Lettin’ ’em loose – John Boon April 2016

It just so happened it was that time of the year. The time of year when the moons all line up and I get to take my lovely wife out for an offshore fishin mission. With three young kiddies it’s very hard for both of us to hit the water at the same time but she loves chasing a red emperor so when we get a window of opportunity who am I to disagree with the minister of fun and finance.

The forecast was looking great for a wide run and I was really looking forward to getting back out to the reef after a few months of being limited to the estuaries. I then received a phone call out of the blue that my sister was dropping in on the very weekend we had planned to head offshore. What’s a bloke to do? I told the sister to saddle up as I wasn’t going to miss this opportunity for a prime red hunt and she was keen to sample some cap coast piscatorial action. It then dawned on me “what I had done?”. With so much estrogen on board it was going to be tough to try look after both the ladies and do all the skippering duties. Who would be silly enough to jump on board to give me a hand? In times of need good mates will step up to the challenge and Dan Baker did just that. The crew had now been sorted and it was time to giddy up.

We departed Rosslyn Bay at a ridiculous hour with the intention of starting off on the closer grounds and ending up out at the capricorn bunker group. The trip out was a bit lumpy but we just took it steady. The ladies were comfortable though. I had thrown in a couple of bean bags as we were going to be doing a fair bit of travel throughout the day as those pesky red buggers can be hard to locate at times. Both my wife and sister really made themselves at home. They were stretched out, headphones in and eyes closed. Talk about the good life.

After a steady two hours we were circling around our first mark some 50km east of Rosslyn Bay. We were on the bottom of the tide so I wasn’t expecting to much action for a while. The first couple of drifts confirmed our beliefs, well that was until my sister Cassandra’s rod doubled over. We were on the board and Cass had her first ever reef fish in the safety of the landing net which was a fairly hefty small mouth nannygai. That was the only joy for this area and it was time to move on to greener pastures.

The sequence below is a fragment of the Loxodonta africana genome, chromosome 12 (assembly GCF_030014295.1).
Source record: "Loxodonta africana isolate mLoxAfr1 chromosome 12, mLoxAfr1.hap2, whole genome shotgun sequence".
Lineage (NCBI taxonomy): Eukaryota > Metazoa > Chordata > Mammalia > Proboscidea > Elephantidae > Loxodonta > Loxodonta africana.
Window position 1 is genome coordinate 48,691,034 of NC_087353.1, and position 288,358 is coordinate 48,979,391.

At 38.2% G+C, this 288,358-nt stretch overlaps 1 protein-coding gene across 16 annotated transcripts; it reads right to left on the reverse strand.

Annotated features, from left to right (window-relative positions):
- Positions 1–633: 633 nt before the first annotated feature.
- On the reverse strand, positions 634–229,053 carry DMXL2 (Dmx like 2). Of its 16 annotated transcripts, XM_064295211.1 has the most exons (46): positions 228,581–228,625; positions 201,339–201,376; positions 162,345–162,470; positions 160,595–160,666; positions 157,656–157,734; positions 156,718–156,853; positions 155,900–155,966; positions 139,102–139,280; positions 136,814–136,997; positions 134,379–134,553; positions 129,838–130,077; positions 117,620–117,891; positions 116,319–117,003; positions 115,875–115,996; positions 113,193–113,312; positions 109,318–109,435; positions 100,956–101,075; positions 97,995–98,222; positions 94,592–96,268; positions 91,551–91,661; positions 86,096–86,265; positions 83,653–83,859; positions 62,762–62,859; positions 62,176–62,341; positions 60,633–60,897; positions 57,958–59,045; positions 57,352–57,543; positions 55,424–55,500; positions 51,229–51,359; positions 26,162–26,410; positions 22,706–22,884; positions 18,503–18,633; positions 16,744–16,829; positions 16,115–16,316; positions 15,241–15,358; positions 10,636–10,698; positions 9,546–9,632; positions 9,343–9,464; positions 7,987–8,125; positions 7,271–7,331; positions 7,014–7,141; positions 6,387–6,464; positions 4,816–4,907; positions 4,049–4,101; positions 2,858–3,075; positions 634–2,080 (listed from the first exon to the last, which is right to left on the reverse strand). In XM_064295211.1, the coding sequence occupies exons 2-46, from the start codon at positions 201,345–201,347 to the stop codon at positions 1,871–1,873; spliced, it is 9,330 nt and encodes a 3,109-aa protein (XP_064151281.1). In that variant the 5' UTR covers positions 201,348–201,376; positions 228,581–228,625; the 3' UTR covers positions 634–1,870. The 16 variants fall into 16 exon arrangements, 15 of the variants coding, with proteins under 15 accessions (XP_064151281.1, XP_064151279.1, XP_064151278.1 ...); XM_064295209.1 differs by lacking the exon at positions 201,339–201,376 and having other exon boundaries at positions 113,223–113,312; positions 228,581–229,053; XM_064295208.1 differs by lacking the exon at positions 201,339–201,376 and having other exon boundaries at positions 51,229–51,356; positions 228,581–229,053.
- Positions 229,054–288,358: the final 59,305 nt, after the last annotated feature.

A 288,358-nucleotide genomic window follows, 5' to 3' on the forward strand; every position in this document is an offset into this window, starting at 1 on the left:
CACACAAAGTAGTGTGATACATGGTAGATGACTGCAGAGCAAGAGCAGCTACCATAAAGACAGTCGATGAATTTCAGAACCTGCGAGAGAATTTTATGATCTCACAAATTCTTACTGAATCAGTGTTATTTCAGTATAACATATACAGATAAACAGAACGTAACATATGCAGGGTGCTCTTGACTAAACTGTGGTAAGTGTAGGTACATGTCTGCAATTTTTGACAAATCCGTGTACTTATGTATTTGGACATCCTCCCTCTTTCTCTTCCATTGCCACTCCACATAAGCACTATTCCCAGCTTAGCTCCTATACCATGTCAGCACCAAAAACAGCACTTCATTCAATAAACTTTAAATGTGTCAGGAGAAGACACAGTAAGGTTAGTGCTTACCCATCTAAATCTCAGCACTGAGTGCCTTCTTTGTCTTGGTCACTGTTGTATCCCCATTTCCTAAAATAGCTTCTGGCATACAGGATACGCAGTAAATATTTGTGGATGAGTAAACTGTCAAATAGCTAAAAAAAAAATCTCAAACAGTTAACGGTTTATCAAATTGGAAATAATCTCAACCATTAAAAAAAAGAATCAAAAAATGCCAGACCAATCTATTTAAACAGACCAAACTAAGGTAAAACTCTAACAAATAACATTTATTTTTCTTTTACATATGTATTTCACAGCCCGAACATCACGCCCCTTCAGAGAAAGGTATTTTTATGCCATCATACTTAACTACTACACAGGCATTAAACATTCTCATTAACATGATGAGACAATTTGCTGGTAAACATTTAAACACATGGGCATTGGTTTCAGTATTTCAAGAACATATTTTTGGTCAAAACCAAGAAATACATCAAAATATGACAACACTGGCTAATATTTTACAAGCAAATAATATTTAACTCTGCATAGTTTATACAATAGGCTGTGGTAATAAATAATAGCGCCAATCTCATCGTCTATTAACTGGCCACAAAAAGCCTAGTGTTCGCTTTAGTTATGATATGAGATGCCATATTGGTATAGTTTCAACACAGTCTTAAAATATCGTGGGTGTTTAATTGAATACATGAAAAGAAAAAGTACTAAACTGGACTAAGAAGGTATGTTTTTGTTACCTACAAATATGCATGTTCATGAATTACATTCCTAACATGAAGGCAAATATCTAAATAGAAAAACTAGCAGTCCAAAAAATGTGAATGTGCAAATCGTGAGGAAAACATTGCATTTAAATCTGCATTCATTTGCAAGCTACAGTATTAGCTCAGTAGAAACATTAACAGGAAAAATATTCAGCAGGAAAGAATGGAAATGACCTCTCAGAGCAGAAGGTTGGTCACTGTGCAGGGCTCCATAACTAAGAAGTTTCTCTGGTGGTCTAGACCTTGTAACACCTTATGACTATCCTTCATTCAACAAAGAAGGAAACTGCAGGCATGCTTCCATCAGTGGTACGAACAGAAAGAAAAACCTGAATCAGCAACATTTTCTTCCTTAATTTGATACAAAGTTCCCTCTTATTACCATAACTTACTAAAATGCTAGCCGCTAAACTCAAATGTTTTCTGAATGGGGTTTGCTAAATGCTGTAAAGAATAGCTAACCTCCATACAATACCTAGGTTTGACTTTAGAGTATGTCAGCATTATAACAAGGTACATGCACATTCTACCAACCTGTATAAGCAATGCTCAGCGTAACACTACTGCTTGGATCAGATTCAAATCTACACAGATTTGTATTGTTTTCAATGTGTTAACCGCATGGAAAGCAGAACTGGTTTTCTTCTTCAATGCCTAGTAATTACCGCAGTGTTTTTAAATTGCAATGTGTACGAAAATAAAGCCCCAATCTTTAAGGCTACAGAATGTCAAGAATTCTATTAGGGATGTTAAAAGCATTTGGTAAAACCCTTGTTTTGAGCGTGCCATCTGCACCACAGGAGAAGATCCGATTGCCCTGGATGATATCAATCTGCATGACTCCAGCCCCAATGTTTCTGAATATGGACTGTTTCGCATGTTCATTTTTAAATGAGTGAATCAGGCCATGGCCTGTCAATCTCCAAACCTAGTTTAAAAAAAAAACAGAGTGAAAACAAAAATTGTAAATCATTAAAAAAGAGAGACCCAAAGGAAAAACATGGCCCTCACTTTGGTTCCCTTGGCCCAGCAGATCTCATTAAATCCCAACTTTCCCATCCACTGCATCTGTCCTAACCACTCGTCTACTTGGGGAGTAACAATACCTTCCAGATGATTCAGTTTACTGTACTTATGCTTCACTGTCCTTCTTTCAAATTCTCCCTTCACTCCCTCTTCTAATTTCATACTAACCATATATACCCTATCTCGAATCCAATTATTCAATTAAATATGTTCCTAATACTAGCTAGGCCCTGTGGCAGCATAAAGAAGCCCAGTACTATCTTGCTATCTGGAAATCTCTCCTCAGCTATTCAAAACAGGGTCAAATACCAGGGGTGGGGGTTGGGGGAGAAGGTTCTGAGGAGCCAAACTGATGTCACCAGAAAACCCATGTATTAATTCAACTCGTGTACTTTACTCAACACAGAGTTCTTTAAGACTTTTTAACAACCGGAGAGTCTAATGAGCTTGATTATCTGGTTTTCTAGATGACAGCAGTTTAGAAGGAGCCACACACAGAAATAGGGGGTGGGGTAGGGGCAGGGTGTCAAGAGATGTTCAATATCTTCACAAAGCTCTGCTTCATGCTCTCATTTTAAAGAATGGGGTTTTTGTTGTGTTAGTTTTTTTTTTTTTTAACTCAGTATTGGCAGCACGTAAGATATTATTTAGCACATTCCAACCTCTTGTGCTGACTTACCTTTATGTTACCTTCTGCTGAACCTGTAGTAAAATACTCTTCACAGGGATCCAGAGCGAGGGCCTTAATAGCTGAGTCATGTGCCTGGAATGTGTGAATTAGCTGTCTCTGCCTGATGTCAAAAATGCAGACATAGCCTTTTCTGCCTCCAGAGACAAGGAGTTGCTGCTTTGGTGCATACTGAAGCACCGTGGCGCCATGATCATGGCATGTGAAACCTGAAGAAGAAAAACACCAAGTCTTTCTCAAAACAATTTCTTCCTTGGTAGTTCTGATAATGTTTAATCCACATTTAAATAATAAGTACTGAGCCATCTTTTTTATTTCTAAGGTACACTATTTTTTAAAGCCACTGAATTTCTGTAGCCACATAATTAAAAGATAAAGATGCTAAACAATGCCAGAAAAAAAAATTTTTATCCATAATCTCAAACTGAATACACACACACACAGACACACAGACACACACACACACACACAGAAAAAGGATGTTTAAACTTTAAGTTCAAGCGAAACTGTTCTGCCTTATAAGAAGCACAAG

The sun was now hitting the horizon and we made the decision to head towards Douglas Shoal to get the most out of the run in tide. The women had only just got comfy in their bean bags again when the Furuno 588 lit up with a fantastic show of bait hard on the bottom while we were travelling at speed. The new Furuno is definitely worth a mention. I haven’t had it that long but really love it. It has all the bells and whistles of the legendary 585/587 and the 588 also now supports whats called rezboost. In simple terms it makes the sounder shows crisper and cleaner and has heaps better target separation then previous models.

We took our time on this new spot trying to correctly pinpoint the structure that the bait and fish were hanging on. After about 10-15 minuets we had zeroed in on a small lump and it was time to see if anyone was home.

I got Dan and Cass to drop down to see what sort of interest they would get. It didn’t take long and Dan was hooked up solid. There’s nothing more satisfying then seeing the first red emperor of the trip materialise from the deep blue. We just swung Dan’s red into the boat when Cass hooked up proper. Big head shakes and surging runs had me rubbing the hands together. After a quick bit of coaching Cass settled into the fight well. I don’t think mentioning that this might be a trophy red did her any favours.

Just as the red was coming into view that dirty, stinking, mongrel brown smudge moved in from below and in the blink of an eye heartbreak hit everyone on board. There was Cass holding the head of a red emperor that would have been 12kg if not more. I’m not sure who was more frustrated. Not many people get to hook a fish like that on their very first reef trip but i guess that’s fishing. Hopefully we would get another chance during the day. These small isolated spots do shut down very quickly and with the men in grey suits patrolling heavily it was time to set sail.